It takes about 10 minutes for urushiol to be fully absorbed into the skin. If you know you have come in contact with it, the best treatment is to wash the contaminated skin with cool water, with or without soap, as soon as possible. Once the rash has developed, there are a number of treatments that will lessen its severity, including:

If you cover the rash or blisters after applying cream or lotion, do so with a gauze pad, and cover them loosely so you do not rupture the blisters. Avoid scratching the rash and do not break open the blisters caused by the rash. Though the liquid within the blisters will not spread the rash, bacteria on the fingers and under the fingernails can cause the rash and/or blisters to become infected.

Wash anything you wore, including your shoes, during the time you came in contact with poison ivy, oak, or sumac. Use hot, sudsy water. Also wash anything else that might have come in contact, such as garden tools or sports equipment. You can use rubbing alcohol or a mix of water and bleach.

When to See a Doctor

Although poison ivy, oak, and sumac usually can be treated without medical attention, see a doctor if:

In such cases, your doctor or dermatologist will generally prescribe prescription-strength cortisone creams. In extremely severe cases oral steroids may be used to control itching and swelling. In addition, since airborne urushiol particles pose an extreme health danger, seek immediate medical attention if you think you or your child has inhaled such particles, even if symptoms have not yet occurred.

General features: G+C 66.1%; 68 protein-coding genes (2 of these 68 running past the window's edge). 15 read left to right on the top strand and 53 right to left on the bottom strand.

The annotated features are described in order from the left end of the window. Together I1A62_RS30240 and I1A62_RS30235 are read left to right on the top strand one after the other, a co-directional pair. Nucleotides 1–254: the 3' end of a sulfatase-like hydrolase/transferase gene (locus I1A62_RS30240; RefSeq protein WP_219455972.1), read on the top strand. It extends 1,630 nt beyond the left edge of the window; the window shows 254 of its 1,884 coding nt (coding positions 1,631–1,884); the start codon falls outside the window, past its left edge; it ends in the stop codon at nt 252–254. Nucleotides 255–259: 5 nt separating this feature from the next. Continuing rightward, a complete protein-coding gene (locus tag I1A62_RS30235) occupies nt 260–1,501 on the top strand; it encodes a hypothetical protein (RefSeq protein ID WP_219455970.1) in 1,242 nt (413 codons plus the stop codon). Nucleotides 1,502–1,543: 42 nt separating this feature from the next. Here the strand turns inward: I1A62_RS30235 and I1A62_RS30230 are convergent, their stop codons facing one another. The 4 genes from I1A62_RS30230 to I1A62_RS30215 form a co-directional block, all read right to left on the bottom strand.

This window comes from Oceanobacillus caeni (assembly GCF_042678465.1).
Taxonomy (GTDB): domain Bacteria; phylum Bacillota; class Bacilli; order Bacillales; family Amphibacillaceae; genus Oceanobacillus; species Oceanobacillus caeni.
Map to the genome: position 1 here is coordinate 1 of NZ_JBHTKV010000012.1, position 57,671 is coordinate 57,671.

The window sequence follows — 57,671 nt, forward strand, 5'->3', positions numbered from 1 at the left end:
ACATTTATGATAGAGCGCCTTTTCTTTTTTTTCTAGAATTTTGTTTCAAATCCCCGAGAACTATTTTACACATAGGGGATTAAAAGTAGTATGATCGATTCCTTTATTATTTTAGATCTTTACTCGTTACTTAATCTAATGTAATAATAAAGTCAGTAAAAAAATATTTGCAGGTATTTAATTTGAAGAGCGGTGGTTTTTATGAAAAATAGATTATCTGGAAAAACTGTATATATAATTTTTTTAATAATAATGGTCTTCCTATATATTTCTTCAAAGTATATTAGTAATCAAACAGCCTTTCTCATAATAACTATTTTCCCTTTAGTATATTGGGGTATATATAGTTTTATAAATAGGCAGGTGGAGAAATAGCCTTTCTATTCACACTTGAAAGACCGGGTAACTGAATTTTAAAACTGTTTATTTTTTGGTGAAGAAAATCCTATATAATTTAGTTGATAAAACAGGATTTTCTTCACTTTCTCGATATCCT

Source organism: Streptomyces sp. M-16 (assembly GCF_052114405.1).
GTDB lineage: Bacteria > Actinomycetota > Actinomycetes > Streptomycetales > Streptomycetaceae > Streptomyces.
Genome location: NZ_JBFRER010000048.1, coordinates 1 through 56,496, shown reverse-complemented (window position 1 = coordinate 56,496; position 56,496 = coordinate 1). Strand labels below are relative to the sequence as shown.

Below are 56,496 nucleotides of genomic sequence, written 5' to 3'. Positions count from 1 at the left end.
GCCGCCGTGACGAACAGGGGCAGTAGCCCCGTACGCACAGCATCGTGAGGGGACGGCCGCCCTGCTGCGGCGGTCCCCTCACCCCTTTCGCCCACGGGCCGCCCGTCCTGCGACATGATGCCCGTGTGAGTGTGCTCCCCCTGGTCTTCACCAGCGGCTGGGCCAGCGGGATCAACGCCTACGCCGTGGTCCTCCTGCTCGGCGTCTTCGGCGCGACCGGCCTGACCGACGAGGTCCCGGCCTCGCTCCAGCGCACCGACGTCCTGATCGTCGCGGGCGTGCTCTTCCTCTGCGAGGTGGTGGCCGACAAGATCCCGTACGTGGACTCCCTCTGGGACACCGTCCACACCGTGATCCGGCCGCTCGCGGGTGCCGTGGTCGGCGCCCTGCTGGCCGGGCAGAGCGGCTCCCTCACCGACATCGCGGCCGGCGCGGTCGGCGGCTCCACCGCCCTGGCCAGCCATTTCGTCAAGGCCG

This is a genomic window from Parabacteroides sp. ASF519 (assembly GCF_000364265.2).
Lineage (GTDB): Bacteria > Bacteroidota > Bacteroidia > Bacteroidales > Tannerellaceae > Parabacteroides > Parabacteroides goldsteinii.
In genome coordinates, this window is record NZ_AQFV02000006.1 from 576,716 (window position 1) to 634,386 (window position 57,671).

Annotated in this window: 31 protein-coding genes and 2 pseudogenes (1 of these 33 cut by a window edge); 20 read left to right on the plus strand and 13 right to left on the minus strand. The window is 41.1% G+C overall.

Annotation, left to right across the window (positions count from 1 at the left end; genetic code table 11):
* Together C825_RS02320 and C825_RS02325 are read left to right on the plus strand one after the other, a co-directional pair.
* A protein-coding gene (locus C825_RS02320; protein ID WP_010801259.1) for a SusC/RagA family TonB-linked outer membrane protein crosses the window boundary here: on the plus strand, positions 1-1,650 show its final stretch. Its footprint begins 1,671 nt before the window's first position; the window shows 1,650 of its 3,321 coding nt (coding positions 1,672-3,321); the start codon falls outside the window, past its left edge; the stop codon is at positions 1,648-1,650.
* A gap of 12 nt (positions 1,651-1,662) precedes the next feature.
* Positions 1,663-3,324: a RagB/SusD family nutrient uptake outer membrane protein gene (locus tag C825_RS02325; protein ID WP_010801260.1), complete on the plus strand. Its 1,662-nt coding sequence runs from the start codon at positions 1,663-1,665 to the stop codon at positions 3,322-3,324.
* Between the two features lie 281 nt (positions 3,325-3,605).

The best way to avoid getting a poison ivy, oak, or sumac rash is to avoid contact with urushiol. Take these steps to protect yourself:

  1. Cover up skin —When walking or working in areas where these poisonous plants may lurk, wear long-sleeved shirts and pants and tuck your pant bottoms into your socks. Next, become familiar with what these plants look like, and avoid them. Since they can grow in somewhat different configurations, the old adage of "Leaves of 3, beware of me" tends to be of only limited help. You can find pictures of poison ivy, oak, and sumac on the American Academy of Dermatology website.
  2. Clean up —If any of your clothing, tools, furniture, or carpeting comes in contact with urushiol, wash them thoroughly, being careful not to transfer the urushiol to your skin. Do the same with a pet that has been exposed to urushiol.
  3. Hire help —It is best to hire a professional to remove poisonous plants from around your house or garden. However, if you decide to do it yourself, be sure to pull the entire plant (including the roots) and wear clothing protecting as much of your skin as possible. Never burn the plants.
  4. Skin care —You can apply a skin care product called IvyBlock that prevents skin from absorbing urushiol.

American Academy of Dermatology

Family Doctor—American Academy of Family Physicians


Canadian Dermatology Association

The College of Family Physicians of Canada


Contact dermatitis. EBSCO DynaMed Plus website. Available at: Updated July 15, 2016. Accessed May 9, 2017.

Poison ivy. Family Doctor—American Academy of Family Physicians website. Available at: Updated April 2014. Accessed May 9, 2017.

Poison ivy, oak, and sumac. American Academy of Dermatology website. Available at: Accessed May 9, 2017.

Last reviewed May 2017 by Michael Woods, MD, FAAP  Last Updated: 5/9/2017